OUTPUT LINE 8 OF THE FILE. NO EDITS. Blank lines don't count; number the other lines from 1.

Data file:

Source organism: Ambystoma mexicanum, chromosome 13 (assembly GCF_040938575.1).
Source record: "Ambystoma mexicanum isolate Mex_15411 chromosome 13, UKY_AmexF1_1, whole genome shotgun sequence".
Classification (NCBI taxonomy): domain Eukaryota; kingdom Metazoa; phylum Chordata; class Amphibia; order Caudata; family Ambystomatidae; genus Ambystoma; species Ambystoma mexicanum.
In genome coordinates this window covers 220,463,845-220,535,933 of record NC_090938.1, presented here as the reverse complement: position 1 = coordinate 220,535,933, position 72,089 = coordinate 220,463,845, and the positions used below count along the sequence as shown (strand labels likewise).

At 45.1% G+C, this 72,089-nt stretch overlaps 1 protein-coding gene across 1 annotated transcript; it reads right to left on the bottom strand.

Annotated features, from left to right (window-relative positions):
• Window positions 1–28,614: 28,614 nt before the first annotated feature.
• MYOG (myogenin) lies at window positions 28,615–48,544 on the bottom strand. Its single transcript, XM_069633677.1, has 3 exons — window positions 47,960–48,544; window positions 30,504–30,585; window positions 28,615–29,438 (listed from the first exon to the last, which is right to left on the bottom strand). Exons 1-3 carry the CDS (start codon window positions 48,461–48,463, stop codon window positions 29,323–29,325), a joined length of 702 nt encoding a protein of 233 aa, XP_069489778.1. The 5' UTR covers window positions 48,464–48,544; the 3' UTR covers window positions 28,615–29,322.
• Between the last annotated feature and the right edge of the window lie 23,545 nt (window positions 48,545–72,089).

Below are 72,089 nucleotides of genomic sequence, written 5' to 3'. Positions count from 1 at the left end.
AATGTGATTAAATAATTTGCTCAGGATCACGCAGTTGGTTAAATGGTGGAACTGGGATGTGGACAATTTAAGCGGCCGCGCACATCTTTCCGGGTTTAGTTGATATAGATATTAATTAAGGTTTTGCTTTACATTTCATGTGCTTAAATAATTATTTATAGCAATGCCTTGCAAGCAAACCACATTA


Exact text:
• MYOG (myogenin) lies at window positions 28,615–48,544 on the bottom strand. Its single transcript, XM_069633677.1, has 3 exons — window positions 47,960–48,544; window positions 30,504–30,585; window positions 28,615–29,438 (listed from the first exon to the last, which is right to left on the bottom strand). Exons 1-3 carry the CDS (start codon window positions 48,461–48,463, stop codon window positions 29,323–29,325), a joined length of 702 nt encoding a protein of 233 aa, XP_069489778.1. The 5' UTR covers window positions 48,464–48,544; the 3' UTR covers window positions 28,615–29,322.